Penguins reveal unknown swimming talents
The remarkable long distance swimming abilities of penguins have impressed NIWA scientists who have tracked almost 100 birds over winter in the Southern Ocean.
Until now, no one knew where the sub-Antarctic rockhopper and Snares penguins went while they were at sea between April and October each year.
However, an ingenious tagging project, led by NIWA seabird ecologist Dr David Thompson, has found the penguins travelled more than 15,000km in six months.
“If they are constantly moving this averages out at about 100km a day but you also have to add on to that the distances covered vertically as the birds dive to capture food,” Dr Thompson said.
Rockhopper population declines
The tagging programme targeted rockhopper penguins at Campbell Island and Snares crested penguins, endemic to Snares Island. While the Snares penguin population is relatively stable, rockhoppers at Campbell Island have declined by at least 21 per cent since 1984 leaving just over 33,000 breeding pairs on the island. The island was once the world’s largest breeding colony of rockhoppers, but between 1942 and 1984 the population dropped by about 94 per cent.
It is not known what has caused such a sharp decrease but one theory is that changes in the penguins’ diet may be responsible.
Dr Thompson says they have an extreme lifestyle.
“They come to land to breed and when they finish that, go back out to sea where they feed up for a month. Then they come back to land to sit and moult their feathers. During that period they don’t eat at all,” he says.
“Having basically starved themselves they go back out to sea in poor condition. They’ve grown a whole new set of feathers so their plumage is fantastic but it’s quite demanding so they’re really scrawny.
“We think winter is pretty important and that there is almost certainly something going on in the ocean causing the population to decline.”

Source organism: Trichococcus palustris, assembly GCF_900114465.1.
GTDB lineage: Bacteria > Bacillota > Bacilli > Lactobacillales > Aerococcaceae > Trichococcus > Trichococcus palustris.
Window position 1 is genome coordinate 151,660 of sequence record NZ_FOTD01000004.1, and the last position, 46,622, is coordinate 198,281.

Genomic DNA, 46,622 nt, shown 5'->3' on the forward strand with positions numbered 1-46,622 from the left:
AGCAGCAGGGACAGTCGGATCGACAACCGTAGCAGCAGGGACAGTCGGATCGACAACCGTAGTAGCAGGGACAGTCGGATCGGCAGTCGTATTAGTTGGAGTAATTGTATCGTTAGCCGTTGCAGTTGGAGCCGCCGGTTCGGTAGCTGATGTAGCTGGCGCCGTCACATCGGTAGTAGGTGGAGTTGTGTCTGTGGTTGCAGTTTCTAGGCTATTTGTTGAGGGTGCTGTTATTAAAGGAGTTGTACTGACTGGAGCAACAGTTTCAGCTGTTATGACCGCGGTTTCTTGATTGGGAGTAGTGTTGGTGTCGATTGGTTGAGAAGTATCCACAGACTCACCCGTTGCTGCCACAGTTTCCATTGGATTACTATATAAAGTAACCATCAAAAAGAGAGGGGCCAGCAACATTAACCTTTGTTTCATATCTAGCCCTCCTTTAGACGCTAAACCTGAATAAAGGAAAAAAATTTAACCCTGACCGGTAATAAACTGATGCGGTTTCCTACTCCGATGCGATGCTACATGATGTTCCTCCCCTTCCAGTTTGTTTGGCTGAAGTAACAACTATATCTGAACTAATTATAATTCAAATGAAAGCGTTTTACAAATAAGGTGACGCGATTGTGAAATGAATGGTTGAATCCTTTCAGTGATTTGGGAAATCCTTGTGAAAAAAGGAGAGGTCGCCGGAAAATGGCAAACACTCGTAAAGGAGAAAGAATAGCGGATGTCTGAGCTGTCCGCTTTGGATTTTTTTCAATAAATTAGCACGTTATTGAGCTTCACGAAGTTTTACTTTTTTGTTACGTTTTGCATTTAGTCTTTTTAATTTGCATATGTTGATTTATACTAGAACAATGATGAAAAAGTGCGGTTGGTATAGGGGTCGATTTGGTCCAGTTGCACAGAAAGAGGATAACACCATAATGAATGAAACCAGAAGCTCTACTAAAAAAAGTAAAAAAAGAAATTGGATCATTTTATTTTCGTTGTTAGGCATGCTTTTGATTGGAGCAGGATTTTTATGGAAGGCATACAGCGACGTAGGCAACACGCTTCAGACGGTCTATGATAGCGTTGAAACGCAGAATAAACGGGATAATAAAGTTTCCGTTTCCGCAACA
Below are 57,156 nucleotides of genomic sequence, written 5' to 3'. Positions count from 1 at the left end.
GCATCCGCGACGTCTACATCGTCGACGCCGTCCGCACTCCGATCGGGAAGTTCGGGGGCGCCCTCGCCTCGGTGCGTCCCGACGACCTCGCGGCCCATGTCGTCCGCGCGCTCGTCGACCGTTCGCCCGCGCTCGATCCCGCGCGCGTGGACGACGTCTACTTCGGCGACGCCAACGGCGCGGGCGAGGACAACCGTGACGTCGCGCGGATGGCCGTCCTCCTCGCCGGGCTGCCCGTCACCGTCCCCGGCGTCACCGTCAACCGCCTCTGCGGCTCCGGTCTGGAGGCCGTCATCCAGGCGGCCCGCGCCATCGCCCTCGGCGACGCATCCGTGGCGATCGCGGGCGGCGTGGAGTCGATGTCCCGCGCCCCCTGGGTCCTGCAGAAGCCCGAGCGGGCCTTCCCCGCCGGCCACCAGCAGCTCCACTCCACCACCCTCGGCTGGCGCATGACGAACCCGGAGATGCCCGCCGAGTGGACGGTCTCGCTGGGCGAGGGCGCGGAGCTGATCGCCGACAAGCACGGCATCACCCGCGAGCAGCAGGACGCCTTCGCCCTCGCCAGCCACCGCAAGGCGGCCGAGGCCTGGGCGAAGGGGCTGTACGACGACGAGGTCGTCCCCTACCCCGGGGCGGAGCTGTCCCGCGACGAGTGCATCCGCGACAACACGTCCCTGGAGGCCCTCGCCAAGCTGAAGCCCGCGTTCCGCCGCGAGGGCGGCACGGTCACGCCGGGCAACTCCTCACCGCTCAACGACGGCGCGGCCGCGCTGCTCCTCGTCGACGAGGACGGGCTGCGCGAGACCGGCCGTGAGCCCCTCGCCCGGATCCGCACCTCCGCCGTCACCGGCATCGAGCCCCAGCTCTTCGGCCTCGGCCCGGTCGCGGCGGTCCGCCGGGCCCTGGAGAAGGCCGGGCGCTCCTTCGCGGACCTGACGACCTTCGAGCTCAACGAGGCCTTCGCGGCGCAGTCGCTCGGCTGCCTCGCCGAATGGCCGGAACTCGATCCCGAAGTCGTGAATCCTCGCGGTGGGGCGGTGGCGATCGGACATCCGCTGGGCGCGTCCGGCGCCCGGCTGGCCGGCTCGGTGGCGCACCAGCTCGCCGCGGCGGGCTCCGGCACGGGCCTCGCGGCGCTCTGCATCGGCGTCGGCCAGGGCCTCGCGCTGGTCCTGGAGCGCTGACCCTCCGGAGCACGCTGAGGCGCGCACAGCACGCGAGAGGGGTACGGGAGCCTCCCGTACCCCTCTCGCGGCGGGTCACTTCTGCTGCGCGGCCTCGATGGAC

The first stage to solving that mystery was a tracking project to find out where the penguins go. But attaching a tracking tag to a penguin takes a lot of travel, lateral thinking and a fair amount of nimble footwork.
Firstly the tags had to be modified from fitting the long, skinny leg of an albatross to the short, stubby leg of a penguin. Then Dr Thompson and his team had to time their arrival on Campbell Island, 620km south of Stewart Island, with the end of the moulting season, just as the penguins were ready to leave for the winter. Then they had to clamber down rock faces and steep cliffs to reach them. Of the 90 penguins tagged for the project, about 80 returned the following spring when the tags were retrieved and data processing began.
Long distance winter travellers
The picture that emerged was a revelation. The Snares penguin headed exclusively west towards Australia, while the rockhoppers went east and covered a wider section of the ocean. Several birds covered more than 15,000km over the winter. The tags were also able to determine when the penguins were stationary, indicating they had stopped to dive for food or rest.
Dr Thompson says this first tracking project has provided only a snapshot but says the work must begin somewhere.
“We don’t know what they’re feeding on when they’re away; we don’t know if the amount of food available was more or less comparable to five or 10 years ago so this is very preliminary.”
He has plans to repeat the project and include other species, such as the erect crested penguin of the Antipodes Islands.
“The extra species will give us more information on how they relate to each other when they go away. It may be that they use different space, or it may be that populations of different islands get together at sea.
“Research like this is important to better understand what’s important for penguins. It is possible that particular parts of the ocean may help them get through from one year to the next so we need to be able to identify those places”.
“Prior to this study we didn’t have a clue where rockhoppers went in the winter but the spaces they use in the ocean might be really important—not only for them but for scientists to better understand what is causing the population decline.”
For more information contact:
Dr David Thompson
NIWA Seabird Ecologist